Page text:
Your child suddenly refuses everything you offer him overnight and you wonder what could be behind this behavior?
Children are rarely of a conciliatory nature and parents know that they will sometimes have to deal with crises. It’s part of learning for adult life (and learning for parenthood!). But sometimes, the crises become invasive and the child persists in everything and nothing, without us understanding why his behavior has changed so drastically.
Assess the environment
It's always a little unsettling when a child who was so temperate begins to howl blackly when you offer him white, or he systematically rejects all the food you offer him, even his favorite foods!
It is a good idea to start by determining if your approach could be modified or improved to maximize your chances of success when intervening with your child. In fact, it is a necessary exercise to get your child to be receptive to your attempts. After all, you are the adult!
You can also look to see if anything in his environment may have contributed to hisbehaviour change. Have you moved recently? Did dad go on a business trip? Did mom change an important part of the routine? Has there been a change of daycare, school, dating? Children can be very sensitive to changes in their routine and their mood suffers. It may be that once the moment of disturbance has passed, you will find your little angel who will have had time to assimilate the situation.
The opposition phase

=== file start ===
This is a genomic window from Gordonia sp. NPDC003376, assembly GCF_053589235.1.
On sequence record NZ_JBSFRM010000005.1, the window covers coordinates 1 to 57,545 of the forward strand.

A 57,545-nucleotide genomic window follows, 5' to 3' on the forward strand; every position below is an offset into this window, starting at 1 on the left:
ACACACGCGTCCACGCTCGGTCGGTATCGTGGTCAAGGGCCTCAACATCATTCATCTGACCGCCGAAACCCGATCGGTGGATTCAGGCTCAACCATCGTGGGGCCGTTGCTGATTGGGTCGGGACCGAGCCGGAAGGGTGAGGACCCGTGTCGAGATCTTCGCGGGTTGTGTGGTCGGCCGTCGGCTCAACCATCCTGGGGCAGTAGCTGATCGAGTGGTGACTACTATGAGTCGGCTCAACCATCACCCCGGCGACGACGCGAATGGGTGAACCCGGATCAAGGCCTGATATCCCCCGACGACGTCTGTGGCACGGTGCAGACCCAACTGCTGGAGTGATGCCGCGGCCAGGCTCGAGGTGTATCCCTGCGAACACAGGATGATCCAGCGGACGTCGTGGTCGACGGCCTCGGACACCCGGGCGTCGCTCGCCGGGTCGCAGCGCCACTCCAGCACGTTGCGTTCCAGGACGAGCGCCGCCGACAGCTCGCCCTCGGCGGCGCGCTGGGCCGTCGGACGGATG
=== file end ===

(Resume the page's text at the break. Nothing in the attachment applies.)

Do you know the expression “ terrible two ”? This expression - sometimes used with affection and often with desperation by parents - describes a normal and he althy phase in a child's development during which he learns to refine his sense of opposition. Between the ages of 18 months and 3 years, the child begins to realize his impact on his environment and those around him and quickly finds that when he opposes his parents, he receives more attention. It is therefore normal that he has fun testing your limits since he is in the middle of a learning period.
If your child is in this age range and you think he is in his opposition period, you can develop a win-win intervention strategy to help him get through this stage in a rewarding way. It may be a process strewn with trial and error, but by offering him the tools to help him verbalize what he feels, respecting his needs andby establishing beacons to reassure him, you will be on the right path.
The article La phase du non by Solène Bourque, psychoeducator, gives good tips that will make your daily life easier and help you get through this period well equipped.
What if it were more serious?
Although the opposition phase is normal and he althy for children, it normally fades around the age of 3 as the child begins to have a more harmonious relationship with their parents again. If you continue to observe oppositional behavior and it affects the quality of your relationship, your child may be developing oppositional disorder. If you are concerned, do not hesitate to call a parental crisis line for emotional support and to consult your family doctor so that he can evaluate your child and advise you what to do.